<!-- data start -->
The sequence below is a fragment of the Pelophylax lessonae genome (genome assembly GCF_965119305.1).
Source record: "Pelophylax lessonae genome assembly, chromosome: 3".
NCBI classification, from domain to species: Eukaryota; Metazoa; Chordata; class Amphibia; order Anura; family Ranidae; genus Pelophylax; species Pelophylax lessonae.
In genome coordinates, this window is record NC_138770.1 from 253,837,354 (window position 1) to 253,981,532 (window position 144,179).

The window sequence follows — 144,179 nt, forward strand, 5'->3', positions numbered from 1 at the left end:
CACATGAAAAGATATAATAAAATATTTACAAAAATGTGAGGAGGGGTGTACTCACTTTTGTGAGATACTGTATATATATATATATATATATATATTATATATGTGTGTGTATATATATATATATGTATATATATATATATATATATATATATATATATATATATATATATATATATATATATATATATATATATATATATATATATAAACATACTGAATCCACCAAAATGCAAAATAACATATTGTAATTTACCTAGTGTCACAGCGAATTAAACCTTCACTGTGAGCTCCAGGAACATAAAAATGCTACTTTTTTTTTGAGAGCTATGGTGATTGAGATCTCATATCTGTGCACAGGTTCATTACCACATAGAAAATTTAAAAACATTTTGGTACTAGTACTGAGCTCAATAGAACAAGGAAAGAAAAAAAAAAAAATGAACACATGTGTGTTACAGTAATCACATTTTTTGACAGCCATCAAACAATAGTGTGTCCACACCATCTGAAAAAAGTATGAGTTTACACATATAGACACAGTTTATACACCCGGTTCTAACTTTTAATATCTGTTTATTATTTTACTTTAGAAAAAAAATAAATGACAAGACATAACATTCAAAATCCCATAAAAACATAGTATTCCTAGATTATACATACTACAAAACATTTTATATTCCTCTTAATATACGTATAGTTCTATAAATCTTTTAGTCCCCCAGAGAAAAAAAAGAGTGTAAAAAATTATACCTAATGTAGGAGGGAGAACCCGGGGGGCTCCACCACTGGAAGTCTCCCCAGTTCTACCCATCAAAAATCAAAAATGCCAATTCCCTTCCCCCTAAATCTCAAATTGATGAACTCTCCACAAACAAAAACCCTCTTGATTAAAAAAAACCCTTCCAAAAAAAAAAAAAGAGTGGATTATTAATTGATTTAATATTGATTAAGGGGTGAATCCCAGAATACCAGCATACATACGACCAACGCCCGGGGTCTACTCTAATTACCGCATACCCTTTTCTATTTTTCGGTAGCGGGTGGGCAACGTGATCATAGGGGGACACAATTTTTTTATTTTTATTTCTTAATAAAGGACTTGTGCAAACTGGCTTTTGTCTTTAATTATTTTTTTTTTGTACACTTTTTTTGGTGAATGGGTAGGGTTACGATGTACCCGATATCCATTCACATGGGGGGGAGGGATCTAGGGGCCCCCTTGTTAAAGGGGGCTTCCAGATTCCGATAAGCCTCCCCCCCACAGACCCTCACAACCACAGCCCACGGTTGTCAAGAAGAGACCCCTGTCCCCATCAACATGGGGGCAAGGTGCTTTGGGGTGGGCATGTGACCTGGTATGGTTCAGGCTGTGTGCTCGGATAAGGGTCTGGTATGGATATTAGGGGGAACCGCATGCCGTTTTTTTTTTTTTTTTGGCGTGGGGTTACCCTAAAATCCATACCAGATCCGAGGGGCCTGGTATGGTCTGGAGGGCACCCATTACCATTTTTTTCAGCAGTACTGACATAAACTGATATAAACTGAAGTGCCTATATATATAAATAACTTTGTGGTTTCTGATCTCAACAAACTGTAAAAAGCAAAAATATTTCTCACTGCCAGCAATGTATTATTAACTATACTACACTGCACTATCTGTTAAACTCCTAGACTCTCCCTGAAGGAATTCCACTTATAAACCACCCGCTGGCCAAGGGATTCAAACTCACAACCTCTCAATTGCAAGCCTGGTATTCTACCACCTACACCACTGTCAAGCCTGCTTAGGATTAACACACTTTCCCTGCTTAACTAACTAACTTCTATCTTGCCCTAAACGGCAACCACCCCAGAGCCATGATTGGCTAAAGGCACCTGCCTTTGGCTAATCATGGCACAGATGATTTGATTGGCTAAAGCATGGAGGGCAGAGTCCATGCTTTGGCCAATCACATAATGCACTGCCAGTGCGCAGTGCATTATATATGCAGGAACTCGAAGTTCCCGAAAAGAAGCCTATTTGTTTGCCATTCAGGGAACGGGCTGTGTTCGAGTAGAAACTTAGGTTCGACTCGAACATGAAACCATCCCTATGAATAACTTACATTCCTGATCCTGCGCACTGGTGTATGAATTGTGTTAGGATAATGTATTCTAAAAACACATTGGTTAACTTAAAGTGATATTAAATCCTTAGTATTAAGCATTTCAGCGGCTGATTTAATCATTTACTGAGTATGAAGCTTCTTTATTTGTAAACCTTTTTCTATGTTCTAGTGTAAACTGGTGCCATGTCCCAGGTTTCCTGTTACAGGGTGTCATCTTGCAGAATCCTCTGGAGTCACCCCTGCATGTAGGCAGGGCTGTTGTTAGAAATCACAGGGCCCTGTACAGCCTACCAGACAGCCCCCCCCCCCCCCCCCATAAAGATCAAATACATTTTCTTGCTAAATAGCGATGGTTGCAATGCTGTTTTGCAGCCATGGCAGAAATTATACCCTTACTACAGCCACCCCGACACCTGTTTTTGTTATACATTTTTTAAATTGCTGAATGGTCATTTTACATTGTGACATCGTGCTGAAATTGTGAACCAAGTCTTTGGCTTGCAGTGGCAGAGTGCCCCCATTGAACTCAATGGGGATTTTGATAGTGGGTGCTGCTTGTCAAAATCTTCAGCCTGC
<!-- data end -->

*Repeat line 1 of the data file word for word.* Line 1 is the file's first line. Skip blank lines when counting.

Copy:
The sequence below is a fragment of the Pelophylax lessonae genome (genome assembly GCF_965119305.1).